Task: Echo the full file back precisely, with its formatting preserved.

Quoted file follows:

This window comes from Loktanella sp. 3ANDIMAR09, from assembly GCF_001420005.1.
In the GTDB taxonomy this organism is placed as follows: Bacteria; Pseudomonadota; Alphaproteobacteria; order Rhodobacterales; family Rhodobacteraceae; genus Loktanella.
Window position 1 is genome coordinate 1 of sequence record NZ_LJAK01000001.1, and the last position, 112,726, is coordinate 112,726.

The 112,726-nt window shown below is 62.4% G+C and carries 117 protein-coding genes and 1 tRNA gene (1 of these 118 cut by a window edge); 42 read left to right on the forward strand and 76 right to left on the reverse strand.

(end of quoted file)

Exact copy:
This window comes from Loktanella sp. 3ANDIMAR09, from assembly GCF_001420005.1.
In the GTDB taxonomy this organism is placed as follows: Bacteria; Pseudomonadota; Alphaproteobacteria; order Rhodobacterales; family Rhodobacteraceae; genus Loktanella.
Window position 1 is genome coordinate 1 of sequence record NZ_LJAK01000001.1, and the last position, 112,726, is coordinate 112,726.

The 112,726-nt window shown below is 62.4% G+C and carries 117 protein-coding genes and 1 tRNA gene (1 of these 118 cut by a window edge); 42 read left to right on the forward strand and 76 right to left on the reverse strand.